General William Beckwith, KCH (1795 – 23 February 1871) was a general in the British Army.
He was the eldest son of William Beckwith of Trimdon, County Durham.
In 1813 he enlisted as a cornet in the 16th Light Dragoons and served with the regiment in the Peninsular War, where he was involved in the battles of Nivelle, Nive and Bayonne. In 1815 he was present at the battles of Quatre Bras and Waterloo and in December of that year was promoted lieutenant.
In 1822 he transferred to the 14th Kings Dragoons as a captain, rising to major in 1828. The regiment was posted to India in 1822 and took part in the Siege of Bharatpur. Back in England he was responsible for the quelling of reform riots in Bristol in 1831. In 1833 he was retired on half pay with the rank of lieutenant-colonel, rising to the rank of colonel in 1846, major general in 1854, lieutenant-general in 1861 and general in 1869.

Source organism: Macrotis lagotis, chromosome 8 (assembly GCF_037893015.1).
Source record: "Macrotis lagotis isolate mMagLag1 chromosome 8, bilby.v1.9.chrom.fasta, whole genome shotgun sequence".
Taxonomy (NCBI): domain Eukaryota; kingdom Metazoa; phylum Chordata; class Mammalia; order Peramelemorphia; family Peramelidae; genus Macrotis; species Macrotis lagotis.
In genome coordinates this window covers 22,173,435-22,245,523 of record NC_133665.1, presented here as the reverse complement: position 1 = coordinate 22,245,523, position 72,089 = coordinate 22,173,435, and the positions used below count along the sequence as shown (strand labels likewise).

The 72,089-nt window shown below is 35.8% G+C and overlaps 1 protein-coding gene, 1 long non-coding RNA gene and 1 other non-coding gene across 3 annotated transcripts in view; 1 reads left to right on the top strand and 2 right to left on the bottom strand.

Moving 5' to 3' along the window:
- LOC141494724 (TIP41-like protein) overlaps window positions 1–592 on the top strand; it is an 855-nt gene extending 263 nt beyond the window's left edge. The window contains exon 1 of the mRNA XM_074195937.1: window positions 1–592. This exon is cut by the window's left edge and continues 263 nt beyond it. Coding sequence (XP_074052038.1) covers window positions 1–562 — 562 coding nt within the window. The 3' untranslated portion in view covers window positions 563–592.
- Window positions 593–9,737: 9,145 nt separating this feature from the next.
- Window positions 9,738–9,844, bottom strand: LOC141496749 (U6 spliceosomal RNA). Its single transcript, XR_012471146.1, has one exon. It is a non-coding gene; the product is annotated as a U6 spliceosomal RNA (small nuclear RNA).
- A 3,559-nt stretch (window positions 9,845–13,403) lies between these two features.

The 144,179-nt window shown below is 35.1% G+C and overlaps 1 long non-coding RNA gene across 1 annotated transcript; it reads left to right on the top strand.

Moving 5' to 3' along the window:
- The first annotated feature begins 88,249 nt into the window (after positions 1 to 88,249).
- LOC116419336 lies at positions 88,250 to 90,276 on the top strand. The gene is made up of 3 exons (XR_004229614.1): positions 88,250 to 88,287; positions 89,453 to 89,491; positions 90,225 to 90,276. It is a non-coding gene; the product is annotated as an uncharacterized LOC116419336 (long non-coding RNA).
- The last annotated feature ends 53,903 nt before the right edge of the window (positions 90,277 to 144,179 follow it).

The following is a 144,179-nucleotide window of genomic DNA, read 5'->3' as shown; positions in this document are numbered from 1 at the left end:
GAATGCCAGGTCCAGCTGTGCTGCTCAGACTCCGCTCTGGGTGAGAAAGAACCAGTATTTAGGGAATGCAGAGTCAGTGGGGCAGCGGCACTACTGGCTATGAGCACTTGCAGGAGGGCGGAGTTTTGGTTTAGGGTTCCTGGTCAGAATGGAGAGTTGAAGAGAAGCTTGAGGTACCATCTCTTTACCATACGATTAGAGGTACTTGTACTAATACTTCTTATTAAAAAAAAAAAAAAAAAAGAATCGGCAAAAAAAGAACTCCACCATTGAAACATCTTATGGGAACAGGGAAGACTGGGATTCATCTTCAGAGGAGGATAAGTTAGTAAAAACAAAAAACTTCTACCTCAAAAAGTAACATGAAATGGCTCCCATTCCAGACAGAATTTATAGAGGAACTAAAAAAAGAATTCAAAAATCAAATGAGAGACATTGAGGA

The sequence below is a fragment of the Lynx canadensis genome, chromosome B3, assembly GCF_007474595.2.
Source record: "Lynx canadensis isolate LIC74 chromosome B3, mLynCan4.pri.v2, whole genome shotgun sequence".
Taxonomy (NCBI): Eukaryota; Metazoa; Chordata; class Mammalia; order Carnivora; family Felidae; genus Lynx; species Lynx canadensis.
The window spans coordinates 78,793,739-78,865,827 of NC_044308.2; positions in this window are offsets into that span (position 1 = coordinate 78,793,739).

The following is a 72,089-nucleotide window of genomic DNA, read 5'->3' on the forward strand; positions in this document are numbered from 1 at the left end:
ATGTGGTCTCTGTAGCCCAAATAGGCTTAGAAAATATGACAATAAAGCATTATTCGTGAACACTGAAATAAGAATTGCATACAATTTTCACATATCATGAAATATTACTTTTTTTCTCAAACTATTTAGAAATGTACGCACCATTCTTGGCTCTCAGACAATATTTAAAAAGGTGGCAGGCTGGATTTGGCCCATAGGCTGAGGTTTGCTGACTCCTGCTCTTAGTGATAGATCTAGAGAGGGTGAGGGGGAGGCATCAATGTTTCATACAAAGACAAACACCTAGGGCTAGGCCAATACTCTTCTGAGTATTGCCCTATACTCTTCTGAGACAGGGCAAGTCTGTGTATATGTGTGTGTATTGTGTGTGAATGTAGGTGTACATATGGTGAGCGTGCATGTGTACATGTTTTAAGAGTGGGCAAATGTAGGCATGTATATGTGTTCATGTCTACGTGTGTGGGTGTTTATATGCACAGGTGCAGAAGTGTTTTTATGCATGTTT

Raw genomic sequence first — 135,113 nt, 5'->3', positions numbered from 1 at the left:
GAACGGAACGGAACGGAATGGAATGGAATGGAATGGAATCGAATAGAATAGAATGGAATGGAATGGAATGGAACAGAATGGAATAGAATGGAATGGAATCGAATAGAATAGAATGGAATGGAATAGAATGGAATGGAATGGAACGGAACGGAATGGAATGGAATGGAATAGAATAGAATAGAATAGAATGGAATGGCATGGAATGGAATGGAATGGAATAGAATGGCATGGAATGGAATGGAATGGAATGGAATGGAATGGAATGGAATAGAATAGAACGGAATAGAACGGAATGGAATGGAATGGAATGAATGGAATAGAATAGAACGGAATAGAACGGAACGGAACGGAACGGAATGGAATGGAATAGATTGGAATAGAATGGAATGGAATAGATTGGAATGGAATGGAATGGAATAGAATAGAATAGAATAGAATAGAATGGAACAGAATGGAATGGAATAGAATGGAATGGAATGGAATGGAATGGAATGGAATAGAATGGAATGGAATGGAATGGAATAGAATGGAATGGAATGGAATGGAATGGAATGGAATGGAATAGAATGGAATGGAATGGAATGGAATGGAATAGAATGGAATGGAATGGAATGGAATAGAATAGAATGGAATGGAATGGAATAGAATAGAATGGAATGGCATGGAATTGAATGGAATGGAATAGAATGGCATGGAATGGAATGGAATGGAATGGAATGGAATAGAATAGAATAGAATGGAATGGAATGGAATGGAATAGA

He was given in 1860 the colonelcy of the 14th King’s Hussars, previously the 14th Kings Dragoons, which he held until his death.
He married the heiress Priscilla Maria Hopper of Silksworth, Co. Durham in 1821, who went on to inherit Silksworth House from her father. Beckwith was appointed High Sheriff of Durham for 1857.
On his death in 1871 he was buried in Houghton Hillside Cemetery, Houghton Le Spring.